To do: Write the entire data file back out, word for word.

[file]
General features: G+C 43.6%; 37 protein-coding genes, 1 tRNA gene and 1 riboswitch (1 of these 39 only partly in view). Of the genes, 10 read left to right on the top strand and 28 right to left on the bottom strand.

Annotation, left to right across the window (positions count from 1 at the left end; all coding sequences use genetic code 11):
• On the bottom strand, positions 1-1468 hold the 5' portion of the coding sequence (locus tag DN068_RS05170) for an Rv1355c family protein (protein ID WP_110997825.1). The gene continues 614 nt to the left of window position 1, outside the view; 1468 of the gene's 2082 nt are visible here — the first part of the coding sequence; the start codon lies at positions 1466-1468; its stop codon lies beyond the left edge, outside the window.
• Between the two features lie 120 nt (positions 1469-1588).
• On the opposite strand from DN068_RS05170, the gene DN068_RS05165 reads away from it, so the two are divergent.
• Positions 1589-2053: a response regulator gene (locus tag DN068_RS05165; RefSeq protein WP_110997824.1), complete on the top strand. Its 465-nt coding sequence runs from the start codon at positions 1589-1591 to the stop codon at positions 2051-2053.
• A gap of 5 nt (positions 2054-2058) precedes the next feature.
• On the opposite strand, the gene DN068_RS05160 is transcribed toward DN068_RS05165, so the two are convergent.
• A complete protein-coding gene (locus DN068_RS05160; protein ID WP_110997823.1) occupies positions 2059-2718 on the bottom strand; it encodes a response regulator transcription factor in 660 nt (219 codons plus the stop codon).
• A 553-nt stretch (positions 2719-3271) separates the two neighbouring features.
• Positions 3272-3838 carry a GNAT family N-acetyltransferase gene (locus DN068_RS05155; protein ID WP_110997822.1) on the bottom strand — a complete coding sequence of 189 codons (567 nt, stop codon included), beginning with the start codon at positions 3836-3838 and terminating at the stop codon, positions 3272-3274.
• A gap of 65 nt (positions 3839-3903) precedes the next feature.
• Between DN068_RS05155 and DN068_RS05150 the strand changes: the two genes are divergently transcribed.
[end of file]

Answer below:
General features: G+C 43.6%; 37 protein-coding genes, 1 tRNA gene and 1 riboswitch (1 of these 39 only partly in view). Of the genes, 10 read left to right on the top strand and 28 right to left on the bottom strand.

Annotation, left to right across the window (positions count from 1 at the left end; all coding sequences use genetic code 11):
• On the bottom strand, positions 1-1468 hold the 5' portion of the coding sequence (locus tag DN068_RS05170) for an Rv1355c family protein (protein ID WP_110997825.1). The gene continues 614 nt to the left of window position 1, outside the view; 1468 of the gene's 2082 nt are visible here — the first part of the coding sequence; the start codon lies at positions 1466-1468; its stop codon lies beyond the left edge, outside the window.
• Between the two features lie 120 nt (positions 1469-1588).
• On the opposite strand from DN068_RS05170, the gene DN068_RS05165 reads away from it, so the two are divergent.
• Positions 1589-2053: a response regulator gene (locus tag DN068_RS05165; RefSeq protein WP_110997824.1), complete on the top strand. Its 465-nt coding sequence runs from the start codon at positions 1589-1591 to the stop codon at positions 2051-2053.
• A gap of 5 nt (positions 2054-2058) precedes the next feature.
• On the opposite strand, the gene DN068_RS05160 is transcribed toward DN068_RS05165, so the two are convergent.
• A complete protein-coding gene (locus DN068_RS05160; protein ID WP_110997823.1) occupies positions 2059-2718 on the bottom strand; it encodes a response regulator transcription factor in 660 nt (219 codons plus the stop codon).
• A 553-nt stretch (positions 2719-3271) separates the two neighbouring features.
• Positions 3272-3838 carry a GNAT family N-acetyltransferase gene (locus DN068_RS05155; protein ID WP_110997822.1) on the bottom strand — a complete coding sequence of 189 codons (567 nt, stop codon included), beginning with the start codon at positions 3836-3838 and terminating at the stop codon, positions 3272-3274.
• A gap of 65 nt (positions 3839-3903) precedes the next feature.
• Between DN068_RS05155 and DN068_RS05150 the strand changes: the two genes are divergently transcribed.